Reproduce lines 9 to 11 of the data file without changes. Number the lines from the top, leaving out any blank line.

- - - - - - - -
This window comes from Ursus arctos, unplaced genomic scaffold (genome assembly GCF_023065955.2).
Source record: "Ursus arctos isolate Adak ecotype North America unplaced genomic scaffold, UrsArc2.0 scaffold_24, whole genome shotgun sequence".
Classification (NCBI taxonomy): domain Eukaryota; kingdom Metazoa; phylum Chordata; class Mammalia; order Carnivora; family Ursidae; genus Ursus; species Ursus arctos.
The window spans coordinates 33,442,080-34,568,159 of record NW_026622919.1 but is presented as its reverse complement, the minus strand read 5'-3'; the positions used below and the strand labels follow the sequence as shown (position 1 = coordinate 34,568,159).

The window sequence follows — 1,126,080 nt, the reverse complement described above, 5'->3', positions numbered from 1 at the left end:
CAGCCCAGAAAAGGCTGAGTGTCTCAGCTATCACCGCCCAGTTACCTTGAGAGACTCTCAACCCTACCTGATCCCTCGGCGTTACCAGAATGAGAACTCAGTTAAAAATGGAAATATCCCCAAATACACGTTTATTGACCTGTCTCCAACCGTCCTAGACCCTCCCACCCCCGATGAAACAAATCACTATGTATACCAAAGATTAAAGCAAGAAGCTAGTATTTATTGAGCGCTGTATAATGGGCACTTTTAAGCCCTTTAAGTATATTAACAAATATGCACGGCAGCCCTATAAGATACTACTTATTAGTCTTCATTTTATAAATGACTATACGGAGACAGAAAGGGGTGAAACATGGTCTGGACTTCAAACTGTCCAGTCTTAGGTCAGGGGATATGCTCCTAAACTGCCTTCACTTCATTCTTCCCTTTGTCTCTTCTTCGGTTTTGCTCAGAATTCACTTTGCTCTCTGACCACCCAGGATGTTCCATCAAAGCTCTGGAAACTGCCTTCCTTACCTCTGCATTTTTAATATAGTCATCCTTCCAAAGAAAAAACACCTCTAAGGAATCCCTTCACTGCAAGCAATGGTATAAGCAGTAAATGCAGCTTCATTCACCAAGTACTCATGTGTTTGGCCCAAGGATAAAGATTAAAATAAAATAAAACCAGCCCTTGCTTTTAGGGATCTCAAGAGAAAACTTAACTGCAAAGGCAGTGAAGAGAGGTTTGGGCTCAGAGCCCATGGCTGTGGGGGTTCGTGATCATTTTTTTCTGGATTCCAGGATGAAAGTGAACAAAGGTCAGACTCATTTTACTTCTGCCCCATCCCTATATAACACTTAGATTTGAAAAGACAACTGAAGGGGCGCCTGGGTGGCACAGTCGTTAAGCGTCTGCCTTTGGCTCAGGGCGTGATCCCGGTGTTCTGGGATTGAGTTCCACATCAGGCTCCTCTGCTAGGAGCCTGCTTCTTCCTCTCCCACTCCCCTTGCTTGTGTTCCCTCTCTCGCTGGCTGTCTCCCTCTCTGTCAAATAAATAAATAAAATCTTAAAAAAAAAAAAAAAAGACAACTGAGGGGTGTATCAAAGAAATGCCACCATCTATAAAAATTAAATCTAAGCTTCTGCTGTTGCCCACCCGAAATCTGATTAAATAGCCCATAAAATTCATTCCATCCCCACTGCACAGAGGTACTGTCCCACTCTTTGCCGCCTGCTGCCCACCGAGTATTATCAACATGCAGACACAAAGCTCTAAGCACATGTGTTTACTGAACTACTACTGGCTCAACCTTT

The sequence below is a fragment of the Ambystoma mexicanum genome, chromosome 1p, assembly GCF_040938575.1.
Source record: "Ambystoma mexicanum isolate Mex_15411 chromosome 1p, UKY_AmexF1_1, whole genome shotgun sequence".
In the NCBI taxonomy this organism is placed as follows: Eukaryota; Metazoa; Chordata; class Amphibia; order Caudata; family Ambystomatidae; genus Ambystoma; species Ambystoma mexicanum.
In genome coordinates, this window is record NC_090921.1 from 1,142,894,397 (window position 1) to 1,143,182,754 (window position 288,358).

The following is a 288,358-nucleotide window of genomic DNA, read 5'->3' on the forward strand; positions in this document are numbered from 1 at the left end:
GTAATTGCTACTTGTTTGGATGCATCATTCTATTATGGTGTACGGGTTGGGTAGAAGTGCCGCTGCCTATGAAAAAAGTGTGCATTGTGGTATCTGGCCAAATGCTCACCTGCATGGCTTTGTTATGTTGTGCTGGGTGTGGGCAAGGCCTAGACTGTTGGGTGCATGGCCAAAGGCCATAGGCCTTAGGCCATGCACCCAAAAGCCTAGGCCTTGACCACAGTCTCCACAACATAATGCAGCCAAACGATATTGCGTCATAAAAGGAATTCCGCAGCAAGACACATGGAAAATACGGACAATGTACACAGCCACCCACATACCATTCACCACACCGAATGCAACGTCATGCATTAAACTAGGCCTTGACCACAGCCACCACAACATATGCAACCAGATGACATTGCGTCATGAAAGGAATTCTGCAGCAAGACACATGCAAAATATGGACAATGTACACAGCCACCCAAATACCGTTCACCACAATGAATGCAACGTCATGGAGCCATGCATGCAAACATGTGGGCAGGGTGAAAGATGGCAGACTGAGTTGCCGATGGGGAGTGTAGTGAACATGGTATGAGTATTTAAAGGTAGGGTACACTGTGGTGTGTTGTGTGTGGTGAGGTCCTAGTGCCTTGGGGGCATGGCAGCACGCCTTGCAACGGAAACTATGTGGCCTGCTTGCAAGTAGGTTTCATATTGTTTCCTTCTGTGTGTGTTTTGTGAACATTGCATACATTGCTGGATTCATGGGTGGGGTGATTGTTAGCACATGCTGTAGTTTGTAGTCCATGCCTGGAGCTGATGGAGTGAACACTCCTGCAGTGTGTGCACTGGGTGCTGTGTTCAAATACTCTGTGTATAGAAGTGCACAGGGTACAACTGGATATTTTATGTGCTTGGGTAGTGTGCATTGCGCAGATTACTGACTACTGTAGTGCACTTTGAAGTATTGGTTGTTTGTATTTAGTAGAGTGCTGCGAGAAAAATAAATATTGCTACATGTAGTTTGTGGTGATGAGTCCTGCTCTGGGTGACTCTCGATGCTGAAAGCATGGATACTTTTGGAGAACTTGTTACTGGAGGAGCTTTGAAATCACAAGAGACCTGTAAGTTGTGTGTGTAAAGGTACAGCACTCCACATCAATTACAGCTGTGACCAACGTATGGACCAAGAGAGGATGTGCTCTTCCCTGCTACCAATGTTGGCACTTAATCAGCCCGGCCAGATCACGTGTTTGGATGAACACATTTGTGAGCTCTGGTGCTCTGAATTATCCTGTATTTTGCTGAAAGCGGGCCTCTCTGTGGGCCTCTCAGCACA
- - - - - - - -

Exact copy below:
In the NCBI taxonomy this organism is placed as follows: Eukaryota; Metazoa; Chordata; class Amphibia; order Caudata; family Ambystomatidae; genus Ambystoma; species Ambystoma mexicanum.
In genome coordinates, this window is record NC_090921.1 from 1,142,894,397 (window position 1) to 1,143,182,754 (window position 288,358).

The following is a 288,358-nucleotide window of genomic DNA, read 5'->3' on the forward strand; positions in this document are numbered from 1 at the left end: